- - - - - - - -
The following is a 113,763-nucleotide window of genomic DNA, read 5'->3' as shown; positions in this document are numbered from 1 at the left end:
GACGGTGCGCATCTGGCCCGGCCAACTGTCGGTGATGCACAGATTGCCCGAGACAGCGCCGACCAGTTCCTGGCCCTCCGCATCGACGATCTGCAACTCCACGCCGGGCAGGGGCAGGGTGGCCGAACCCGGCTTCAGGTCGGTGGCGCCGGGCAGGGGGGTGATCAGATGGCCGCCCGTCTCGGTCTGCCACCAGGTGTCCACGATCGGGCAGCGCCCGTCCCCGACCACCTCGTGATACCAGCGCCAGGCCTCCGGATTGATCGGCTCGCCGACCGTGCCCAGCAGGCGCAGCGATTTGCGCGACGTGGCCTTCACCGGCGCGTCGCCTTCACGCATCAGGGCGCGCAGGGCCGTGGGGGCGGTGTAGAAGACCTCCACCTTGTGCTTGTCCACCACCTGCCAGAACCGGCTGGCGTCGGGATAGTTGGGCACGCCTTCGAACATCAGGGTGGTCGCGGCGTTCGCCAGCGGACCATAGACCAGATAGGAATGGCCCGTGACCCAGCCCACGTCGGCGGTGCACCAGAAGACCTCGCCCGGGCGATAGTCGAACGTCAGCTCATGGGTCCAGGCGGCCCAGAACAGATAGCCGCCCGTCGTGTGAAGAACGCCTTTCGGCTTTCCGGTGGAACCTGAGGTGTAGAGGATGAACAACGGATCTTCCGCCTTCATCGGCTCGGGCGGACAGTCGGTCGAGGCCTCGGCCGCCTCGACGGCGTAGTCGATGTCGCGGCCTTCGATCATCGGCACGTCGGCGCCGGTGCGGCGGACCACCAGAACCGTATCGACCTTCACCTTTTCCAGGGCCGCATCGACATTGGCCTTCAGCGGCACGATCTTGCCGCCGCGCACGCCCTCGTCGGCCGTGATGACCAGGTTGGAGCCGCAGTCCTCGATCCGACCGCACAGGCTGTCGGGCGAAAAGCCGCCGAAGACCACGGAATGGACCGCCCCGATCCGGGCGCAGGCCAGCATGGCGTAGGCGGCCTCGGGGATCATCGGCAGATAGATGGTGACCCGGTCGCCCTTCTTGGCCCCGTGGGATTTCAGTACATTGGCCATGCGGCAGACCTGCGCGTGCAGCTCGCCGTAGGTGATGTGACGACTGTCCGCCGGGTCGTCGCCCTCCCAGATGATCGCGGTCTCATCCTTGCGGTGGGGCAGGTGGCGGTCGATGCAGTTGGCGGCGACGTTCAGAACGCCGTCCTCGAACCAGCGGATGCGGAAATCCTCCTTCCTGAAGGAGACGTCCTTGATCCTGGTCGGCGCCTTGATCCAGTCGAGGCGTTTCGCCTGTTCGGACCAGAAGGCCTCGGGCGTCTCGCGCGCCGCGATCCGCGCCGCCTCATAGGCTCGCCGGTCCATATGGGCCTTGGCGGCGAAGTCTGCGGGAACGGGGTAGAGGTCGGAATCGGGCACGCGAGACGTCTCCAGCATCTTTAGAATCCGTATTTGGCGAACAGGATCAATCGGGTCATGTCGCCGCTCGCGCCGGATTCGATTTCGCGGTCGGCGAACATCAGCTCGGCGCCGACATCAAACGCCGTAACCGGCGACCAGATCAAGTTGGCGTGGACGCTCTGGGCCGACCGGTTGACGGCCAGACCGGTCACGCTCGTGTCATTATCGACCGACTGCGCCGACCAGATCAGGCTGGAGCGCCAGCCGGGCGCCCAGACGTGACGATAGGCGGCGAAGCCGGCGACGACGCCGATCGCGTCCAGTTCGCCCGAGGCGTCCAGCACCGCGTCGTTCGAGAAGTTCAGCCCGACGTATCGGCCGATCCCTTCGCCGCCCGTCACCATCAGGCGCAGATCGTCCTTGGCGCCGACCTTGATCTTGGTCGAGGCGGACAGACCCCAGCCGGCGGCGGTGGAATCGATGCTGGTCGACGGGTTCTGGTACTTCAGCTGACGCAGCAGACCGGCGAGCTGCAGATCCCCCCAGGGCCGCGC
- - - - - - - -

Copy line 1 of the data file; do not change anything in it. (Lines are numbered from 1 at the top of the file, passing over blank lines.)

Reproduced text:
The following is a 113,763-nucleotide window of genomic DNA, read 5'->3' as shown; positions in this document are numbered from 1 at the left end: